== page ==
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There is a more profound way, though, by which your Life Story might be transpiring according to multiple genres–and multiple story threads!– at the same time. This involves what Carl G. Jung or James Hillman or Carolyn Myss would describe in terms of Depth, or Archetypal, Psychology.  If you accept–and not everyone will–that we are each of us inherently “multiple”, all the time, because our personal unconscious domain houses a cast of archetypal character images or modes that exist under the surface of our conscious awareness yet they influence our perceptions and attitudes through dreams or ‘nudges’/ ‘impulses’, then you might be further willing to entertain the possibility that these unconscious aspects of Self may actually be construing THEIR Life Stories distinctly from your own conscious Life Story viewpoint. Perhaps you have an Inner “Wanderer/ Idealist” archetype sub-self in you. Then this figure might construe the life s/he shares with you as an Episodic Adventure, even while you may consciously be more goal directed on a Comic Epic Quest. Or maybe a ‘part’ of you that was squelched from early childhood trauma is in a Tragic mode and this colors all your experiences with a tinge of skepticism or sadness, even though for the most part you are consciously feeling happy and successful.

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I find that for Life Mapping, referring to Archetypes is very important and potentially very helpful and illuminating, so that in Life Paths I will be introducing a fresh new approach to working with some of your Archetypal “cast and crew”.  I also realize that Archetypal Psychology is not everyone’s cup of tea, outright at least. So in Life Paths I am also offering an alternative to thinking in terms of or making contact with your ‘depth’ archetypal impulses directly; you will be able to opt for simply reflecting upon your LIFE THEME values and qualities, instead.

For those willing to ‘sink’ to such depths (naturally), try reviewing the three Genres: Comic Epic Adventure; Tragic Epic Adventure; Episodic or Picaresque. Can you identify with MORE THAN ONE of these story types as having been or currently active in your life? I invite you to actively contemplate, talk about, or write/ journal about these multiple dimensions of your life.

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A third way to go about exploring your own Life Story Genre multiplicity is by simply reviewing one Life Chapter at a time. Sometimes each chapter is a Story in itself, and different Life Chapters may have taken their own forms as one of the three Genres we are exploring this week. Maybe your earliest Life Chapter as a Child was Episodic but your middle years were/are more focused as a Comic Epic Adventure. Maybe one of your chapters was distinctively Tragic but you survived and discovered a pathway to a more positive storyline. (If so was there a meaningful transition between these?)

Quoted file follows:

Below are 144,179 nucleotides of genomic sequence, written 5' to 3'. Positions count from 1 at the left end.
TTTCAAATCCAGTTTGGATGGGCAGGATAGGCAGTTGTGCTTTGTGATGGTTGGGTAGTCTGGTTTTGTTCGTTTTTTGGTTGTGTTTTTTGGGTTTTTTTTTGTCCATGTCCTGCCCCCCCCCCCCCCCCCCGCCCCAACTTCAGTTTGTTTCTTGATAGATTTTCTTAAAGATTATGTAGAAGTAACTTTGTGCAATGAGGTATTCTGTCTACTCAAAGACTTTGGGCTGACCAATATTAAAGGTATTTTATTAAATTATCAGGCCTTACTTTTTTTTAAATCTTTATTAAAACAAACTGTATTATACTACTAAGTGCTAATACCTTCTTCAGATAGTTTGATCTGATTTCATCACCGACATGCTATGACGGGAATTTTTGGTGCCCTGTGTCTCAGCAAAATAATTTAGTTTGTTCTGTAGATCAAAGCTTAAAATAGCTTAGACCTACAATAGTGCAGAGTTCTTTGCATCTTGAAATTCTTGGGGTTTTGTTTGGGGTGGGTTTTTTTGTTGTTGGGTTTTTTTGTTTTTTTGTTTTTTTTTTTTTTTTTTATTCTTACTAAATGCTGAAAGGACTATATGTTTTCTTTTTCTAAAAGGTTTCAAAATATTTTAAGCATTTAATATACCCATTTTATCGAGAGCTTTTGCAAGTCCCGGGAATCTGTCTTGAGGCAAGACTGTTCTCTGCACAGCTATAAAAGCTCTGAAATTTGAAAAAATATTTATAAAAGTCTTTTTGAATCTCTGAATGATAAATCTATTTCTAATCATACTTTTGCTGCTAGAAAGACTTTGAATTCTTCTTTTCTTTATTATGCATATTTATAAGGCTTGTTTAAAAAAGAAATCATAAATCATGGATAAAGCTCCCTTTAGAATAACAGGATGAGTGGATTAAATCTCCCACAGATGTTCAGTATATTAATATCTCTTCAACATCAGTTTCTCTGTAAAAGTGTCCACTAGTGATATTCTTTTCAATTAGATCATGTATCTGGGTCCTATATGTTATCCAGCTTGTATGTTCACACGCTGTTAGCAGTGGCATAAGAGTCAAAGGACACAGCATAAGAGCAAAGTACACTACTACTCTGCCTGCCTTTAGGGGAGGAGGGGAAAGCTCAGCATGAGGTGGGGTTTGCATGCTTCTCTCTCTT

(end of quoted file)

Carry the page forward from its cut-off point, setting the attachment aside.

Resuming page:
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So what’s the point of all this complicating what seemed pretty simple at the start of the week? As humans we are Meaning Bearers and Meaning Creators. That is, our lives “Make Sense” because of our sense-making capabilities. If we are not entirely happy with the Story we construe ourselves to be living out right now, we can “switch horses midstream”, if we choose to.  We can look ahead to creating and re-modeling the Story as we choose! We are not locked into any storyline beyond our own control.

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Have you seen the Will Ferrell/ Emma Thompson/ Dustin Hoffman film, “Stranger Than Fiction”? I highly recommend it. A man (Ferrell) living out a fairly dull, overly routinized Life Story as an IRS agent comes to the awareness that he is actually a character in a famous writer’s story! The author (Thompson) always kills off her characters in the end. So an English professor (Hoffman) asks the man to try to determine whether he is the character in a Comedy or a Tragedy. I won’t tell you the ending but suffice to say, there is a definite turnabout needed!

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I Welcome YOUR Comments, Insights and Stories as you reflect upon or entertain these ideas in relation to your own Life Adventure!

 

 

 

 

 

 

 

 

 

Weekly Topic: Fictional Better Endings

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This week, our topic is “fictional better endings”. This does not necessarily mean happy endings, of course. What, to you, might constitute a ‘better’ ending in fiction, or in a particular fictional story?

I find it harder to tamper with fiction than with films; somehow the endings of at least well written fiction feel right to the characters and plot development, as Rebekah pointed out in last week’s Guest Blog. I deeply value transformational story structure, in which the key protagonists–and usually to some extent the antagonists as well–undergo dramatic, if subtle, shifts in consciousness from facing and surviving (or, not) enormous internal and external challenges.

Writing daily blog posts on Better Endings has helped me to recognize synchronicity and serendipity around our weekly themes. Two days ago I happened upon Stranger than Fiction on TV. Could any story line be more appropriate to our topic this week of fictional better endings? Will Ferrell plays an IRS tax man, Harold Crick, a living fictional protagonist who becomes aware he is a character in the unfinished novel of Karen Eiffel (Emma Thompson), an author who “only writes tragedies”. Harold seeks out Professor Jules Hilbert (Dustin Hoffman) to help him figure out what sort of novel he is in. There is beautiful, parable-esque story telling here. Our character must examine his life and improve his relationships–e.g. with the enigmatically charming Ana Pascal (Maggie Gyllenhaal), a feisty baker whom Harold is auditing–to determine whether his own, very routinized life is worth saving. The ending twist–I won’t spoil it for you; this is a must see film!–offers a poetic statement about a transformational story structure that ironically bends reality back upon fiction, altering the author of the story herself!

Is there a fictional story ending whose ending you love? What makes it such a fitting conclusion? Alternately, is there a work of fiction (of any genre) which you would love to re-vision with a meaningful twist of fate or consequence? This week I give you carte blanche to play with fiction. No ending is indelibly chiseled in stone.

Please send your Comments about Fictional Better Endings and you can submit your stories for consideration as Story of the WeekPlease Follow to receive our Better Endings posts daily by email, and invite your Friends to join in the conversation! This is a site where writers can practice weekly prompts, and where everyone and anyone can flex your creativity. While on the surface we are applying Better Endings to fiction or to the weekly topic generally, underneath this is a self-help, personal growth and development practice which will deepen over time as we progress. I believe that as we practice applying this principle of Better Endings, our own character arcs may also come to manifest a transformational story. 

Better Endings to you! – Linda